Moors Murderer Ian Brady at mental health tribunal
Moors Murderer Ian Brady has appeared in public for the first time in decades, at a hearing considering his sanity as he seeks to end his own life.
Brady, 75, has been on hunger strike since 1999, but is being fed by tube at Ashworth Hospital, Merseyside.
He claims he faked psychotic episodes and wants the mental health tribunal to allow a move to a prison in Scotland.
He and girlfriend Myra Hindley murdered five children in the 1960s, burying some on moors in Greater Manchester.
The tribunal is being held in Ashworth and relayed by video to Manchester Civil Justice Centre, where the public and press are able to observe proceedings.
BBC home affairs correspondent Dominic Casciani tweeted a description of Brady "sitting in court wearing dark glasses, curly/wavy grey hair. He's got a feeding tube. He speaks with a very soft voice".
Brady was sitting between two female members of his legal team at the hearing.
Judge Robert Atherton stressed that the tribunal would not consider Brady's crimes or the whereabouts of the body of missing victim Keith Bennett.
Brady's current state of mental health was the only matter being considered, he said.
Forensic psychiatrist Dr Cameron Boyd gave the hearing an outline of what was said during four interviews he conducted with Brady in recent months.
When asked about his crimes, Brady had said that "in some way his behaviour was petty compared to politicians and soldiers in relation to wars", said Dr Boyd.
He added that Brady had denied being psychotic and said he had been "acting".
Sectioned under the Mental Health Act, Glasgow-born Brady has continued to be tube-fed during years of refusing food.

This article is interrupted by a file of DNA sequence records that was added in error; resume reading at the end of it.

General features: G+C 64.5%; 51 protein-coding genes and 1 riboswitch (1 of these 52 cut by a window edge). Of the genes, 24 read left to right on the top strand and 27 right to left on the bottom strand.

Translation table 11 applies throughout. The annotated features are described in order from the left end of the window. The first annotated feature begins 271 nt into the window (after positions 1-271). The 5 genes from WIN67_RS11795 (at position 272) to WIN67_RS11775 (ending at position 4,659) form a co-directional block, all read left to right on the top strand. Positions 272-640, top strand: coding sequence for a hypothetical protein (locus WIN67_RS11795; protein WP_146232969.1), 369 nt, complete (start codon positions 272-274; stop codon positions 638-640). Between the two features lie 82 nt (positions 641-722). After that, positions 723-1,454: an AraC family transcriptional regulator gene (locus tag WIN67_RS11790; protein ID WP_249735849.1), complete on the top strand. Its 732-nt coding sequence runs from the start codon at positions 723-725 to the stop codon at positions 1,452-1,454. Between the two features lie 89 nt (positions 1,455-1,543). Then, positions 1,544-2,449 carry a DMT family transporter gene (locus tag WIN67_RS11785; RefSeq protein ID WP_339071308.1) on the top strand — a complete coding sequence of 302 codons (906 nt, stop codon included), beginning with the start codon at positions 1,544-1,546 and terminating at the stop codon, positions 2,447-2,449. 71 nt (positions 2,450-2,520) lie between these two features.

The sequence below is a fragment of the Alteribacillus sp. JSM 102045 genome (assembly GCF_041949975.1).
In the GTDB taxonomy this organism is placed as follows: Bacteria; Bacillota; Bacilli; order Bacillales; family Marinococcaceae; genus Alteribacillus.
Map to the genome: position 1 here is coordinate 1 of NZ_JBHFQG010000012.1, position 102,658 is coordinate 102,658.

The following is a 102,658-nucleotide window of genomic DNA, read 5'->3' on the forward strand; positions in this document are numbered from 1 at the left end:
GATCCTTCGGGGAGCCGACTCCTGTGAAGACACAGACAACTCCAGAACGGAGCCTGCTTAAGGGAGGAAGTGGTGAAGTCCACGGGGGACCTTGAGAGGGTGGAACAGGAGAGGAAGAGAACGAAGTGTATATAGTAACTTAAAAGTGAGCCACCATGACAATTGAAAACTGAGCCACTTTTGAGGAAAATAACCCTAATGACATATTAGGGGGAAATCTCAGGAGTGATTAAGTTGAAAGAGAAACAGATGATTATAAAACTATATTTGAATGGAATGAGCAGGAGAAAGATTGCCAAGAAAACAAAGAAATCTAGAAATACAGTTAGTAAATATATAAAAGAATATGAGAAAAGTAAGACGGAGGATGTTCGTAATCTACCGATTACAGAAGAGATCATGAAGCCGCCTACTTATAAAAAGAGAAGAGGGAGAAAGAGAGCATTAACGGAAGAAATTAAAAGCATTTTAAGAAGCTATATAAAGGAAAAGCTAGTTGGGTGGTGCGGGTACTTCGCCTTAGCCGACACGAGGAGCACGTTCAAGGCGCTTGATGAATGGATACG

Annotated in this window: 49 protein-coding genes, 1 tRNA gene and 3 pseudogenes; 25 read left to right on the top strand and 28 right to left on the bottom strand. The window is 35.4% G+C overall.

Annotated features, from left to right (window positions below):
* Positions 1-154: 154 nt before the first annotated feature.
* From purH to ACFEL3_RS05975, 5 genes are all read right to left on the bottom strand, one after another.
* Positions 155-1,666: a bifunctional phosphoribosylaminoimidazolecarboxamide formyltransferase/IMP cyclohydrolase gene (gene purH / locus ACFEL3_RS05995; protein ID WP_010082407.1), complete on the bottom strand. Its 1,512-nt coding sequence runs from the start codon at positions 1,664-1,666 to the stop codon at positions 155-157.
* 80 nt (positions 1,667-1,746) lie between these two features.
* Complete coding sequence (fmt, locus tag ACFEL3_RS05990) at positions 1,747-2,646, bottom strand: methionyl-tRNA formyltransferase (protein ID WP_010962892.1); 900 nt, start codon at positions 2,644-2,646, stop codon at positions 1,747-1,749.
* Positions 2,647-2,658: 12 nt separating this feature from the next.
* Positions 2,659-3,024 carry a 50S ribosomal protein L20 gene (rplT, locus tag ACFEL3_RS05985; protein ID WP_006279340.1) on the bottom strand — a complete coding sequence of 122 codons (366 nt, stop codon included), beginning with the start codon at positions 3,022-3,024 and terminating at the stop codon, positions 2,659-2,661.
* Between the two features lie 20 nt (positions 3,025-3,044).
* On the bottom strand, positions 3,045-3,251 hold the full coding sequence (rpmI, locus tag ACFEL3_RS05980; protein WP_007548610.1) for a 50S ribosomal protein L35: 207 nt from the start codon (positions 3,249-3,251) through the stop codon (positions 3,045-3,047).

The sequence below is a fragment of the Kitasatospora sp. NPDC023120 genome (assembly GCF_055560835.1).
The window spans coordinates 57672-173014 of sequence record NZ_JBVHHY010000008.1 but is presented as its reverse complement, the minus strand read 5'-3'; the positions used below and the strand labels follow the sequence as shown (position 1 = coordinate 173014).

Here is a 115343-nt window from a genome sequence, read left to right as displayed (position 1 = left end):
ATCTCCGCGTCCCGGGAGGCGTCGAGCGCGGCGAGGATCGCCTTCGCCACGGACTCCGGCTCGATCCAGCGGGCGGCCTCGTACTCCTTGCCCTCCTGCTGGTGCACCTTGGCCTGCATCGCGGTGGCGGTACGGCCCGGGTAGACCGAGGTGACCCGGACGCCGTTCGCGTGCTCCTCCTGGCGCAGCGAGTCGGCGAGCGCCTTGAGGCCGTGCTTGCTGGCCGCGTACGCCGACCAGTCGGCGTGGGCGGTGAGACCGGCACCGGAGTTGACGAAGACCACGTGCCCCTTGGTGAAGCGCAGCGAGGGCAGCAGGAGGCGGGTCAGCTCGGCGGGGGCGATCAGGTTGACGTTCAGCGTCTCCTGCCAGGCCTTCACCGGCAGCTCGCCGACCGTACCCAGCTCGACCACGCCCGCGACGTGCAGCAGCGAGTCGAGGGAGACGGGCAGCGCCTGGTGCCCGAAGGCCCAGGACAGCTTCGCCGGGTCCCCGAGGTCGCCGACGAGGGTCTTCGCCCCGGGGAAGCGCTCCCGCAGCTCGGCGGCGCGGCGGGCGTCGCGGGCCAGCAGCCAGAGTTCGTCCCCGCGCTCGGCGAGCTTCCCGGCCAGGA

He wants to be judged sane by the tribunal and moved to a prison in Scotland, where there is no precedent for feeding a prisoner on hunger strike against his will.
The hearing heard that Brady had a "fairly solitary existence", with watching TV and writing letters his main activities.
Another expert witness, Dr Adrian Grounds, was called to give evidence about the mental health notes made about Brady since he was first jailed in the 1960s.
He said Brady has "spoken on a number of occasions about wanting to go to prison so he would be able to die".
He said there had been "very occasional" but "striking" episodes in the past where Brady appeared to be hallucinating, including in February this year.
But Dr Grounds said Brady claims to have learned how to simulate psychotic episodes while working as a cleaner in prison.
He said in the 1980s Brady displayed mental illness with psychotic symptoms but evidence of psychosis was "equivocal" and he had not "reached the threshold for compulsory treatment".
Dr Grounds added that, in his opinion, Brady has a very severe personality disorder, describing it as "paranoid narcissistic".
He said it was "characterised by superiority, self-centredness, contempt, hostility."
Questioned by Eleanor Grey QC, representing Ashworth Hospital, Dr Grounds said he did not accept its view that Brady had schizophrenia.
The high-security hospital is against Brady being transferred back to prison and Ms Grey said since 1967 medical experts had expressed "concerns" that he was suffering from psychotic symptoms, possibly since his teens.
The tribunal at Ashworth had been due to take place about a year ago but was postponed because Brady was too ill to attend.
It is scheduled to last about eight days, with the judgement then due to be reserved to a later date.
Brady and Hindley tortured and murdered five children aged from 10 to 17, burying some of their victims' bodies on Saddleworth Moor.
They were convicted and jailed for life in 1966. Hindley died in prison in 2002, aged 60.